Maybe they’re everywhere

All that talk of The Great Filter is a bummer, but there’s another potential answer to the Fermi Paradox that’s more upbeat. We might not be rare, but just haven’t been able to spot intelligent life yet. There could be many advanced civilizations in the universe that simply don’t want to have contact with us for one reason or another.
When we wonder about the motivations of aliens, we assume they think like us. That’s far from certain, though. Perhaps the idea of exploring the cosmos is a uniquely human one. A hyper-advanced alien race might lock themselves up tight in a Dyson Sphere and stay put. They may not have the same need to expand as their population grows like humans do, so it’s reasonable that we would never have seen evidence of them.
Another possibility in this realm is that intelligent life is so common that we’re intensely uninteresting, and no advanced species would bother communicating with Earth. We could be in the galactic backwater of the Milky Way far away from all the important stuff. Aliens in this scenario might occasionally pass by and say, “look at those ape descendants, so boring and primitive.” Or maybe they aren’t even physical anymore, having long since moved beyond the need for corporeal bodies. If they’ve uploaded their minds to some sort of communal super-intelligence, then the very idea of beings living on a planet could seem blasé.
dyson
A Dyson Sphere.
A darker version of aliens being everywhere is a science-fiction staple — space is a dangerous place, and broadcasting your presence is a bad idea. By making yourself easy to find, you’re inviting invasion by aggressive hyper-advanced aliens. That would explain why we don’t see anybody — they’re all keeping their heads down because they know something we don’t.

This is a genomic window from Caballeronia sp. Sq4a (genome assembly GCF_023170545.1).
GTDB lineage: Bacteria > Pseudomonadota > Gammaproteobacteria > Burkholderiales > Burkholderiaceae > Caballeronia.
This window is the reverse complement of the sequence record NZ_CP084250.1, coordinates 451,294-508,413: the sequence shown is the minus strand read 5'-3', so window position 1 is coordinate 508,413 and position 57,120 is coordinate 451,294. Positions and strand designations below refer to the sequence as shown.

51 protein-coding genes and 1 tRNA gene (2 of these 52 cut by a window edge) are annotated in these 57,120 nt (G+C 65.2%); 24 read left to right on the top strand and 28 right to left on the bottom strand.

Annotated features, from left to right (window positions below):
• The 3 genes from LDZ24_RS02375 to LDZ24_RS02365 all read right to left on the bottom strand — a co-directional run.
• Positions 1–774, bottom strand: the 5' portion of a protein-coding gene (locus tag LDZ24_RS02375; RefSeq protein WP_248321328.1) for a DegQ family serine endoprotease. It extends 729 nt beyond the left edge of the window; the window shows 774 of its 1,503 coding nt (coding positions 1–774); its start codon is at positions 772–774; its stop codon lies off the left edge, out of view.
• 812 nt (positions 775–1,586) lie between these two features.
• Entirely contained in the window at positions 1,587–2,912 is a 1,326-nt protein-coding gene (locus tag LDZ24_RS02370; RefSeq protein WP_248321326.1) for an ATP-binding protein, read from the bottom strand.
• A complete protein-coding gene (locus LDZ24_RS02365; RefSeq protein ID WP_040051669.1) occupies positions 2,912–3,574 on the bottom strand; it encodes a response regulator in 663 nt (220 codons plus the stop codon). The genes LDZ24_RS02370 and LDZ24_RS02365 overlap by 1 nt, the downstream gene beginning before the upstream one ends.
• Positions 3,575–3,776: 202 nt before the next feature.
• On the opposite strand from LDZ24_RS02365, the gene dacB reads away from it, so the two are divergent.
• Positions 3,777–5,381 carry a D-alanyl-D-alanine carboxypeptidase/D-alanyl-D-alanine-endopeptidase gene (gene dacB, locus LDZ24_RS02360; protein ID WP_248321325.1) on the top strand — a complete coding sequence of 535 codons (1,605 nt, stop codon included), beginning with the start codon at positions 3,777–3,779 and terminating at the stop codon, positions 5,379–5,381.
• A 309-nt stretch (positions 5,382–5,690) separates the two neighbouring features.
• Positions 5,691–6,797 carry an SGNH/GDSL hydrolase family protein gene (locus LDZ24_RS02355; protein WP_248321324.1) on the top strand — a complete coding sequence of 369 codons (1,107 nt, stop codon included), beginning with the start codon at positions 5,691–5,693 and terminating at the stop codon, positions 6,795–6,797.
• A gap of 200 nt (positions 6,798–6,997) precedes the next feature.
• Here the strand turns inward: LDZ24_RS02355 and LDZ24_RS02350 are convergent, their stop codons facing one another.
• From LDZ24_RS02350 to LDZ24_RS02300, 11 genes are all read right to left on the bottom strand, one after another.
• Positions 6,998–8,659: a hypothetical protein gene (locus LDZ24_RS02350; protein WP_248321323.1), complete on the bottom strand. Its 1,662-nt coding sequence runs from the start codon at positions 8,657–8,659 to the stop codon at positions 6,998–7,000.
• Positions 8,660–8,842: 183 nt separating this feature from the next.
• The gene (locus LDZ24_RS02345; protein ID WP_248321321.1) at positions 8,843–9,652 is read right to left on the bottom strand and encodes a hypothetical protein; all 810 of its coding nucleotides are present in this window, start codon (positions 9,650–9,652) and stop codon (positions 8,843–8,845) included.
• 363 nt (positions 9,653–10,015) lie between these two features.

Another possible explanation for a universe teeming with intelligence we can’t see is what I like to call the “Prime Directive” scenario. Here, advanced alien life exists all around us, but they are intentionally hiding themselves from lesser beings. In Star Trek, the Prime Directive dictates that humans not interfere with the internal workings of alien worlds. That means concealing their existence from primitive civilizations. So, maybe the aliens are watching us, but they don’t want to be involved directly until we’re a bit more mature.
It’s not unthinkable that the Fermi Paradox only exists as an idea because we aren’t ready as a species. I don’t mean that aliens are concealing themselves a la the Prime Directive. Consider this one last thing: What if intelligent life is common in the galaxy, and the evidence for it is all around us? The only problem is we’re not smart enough to realize it.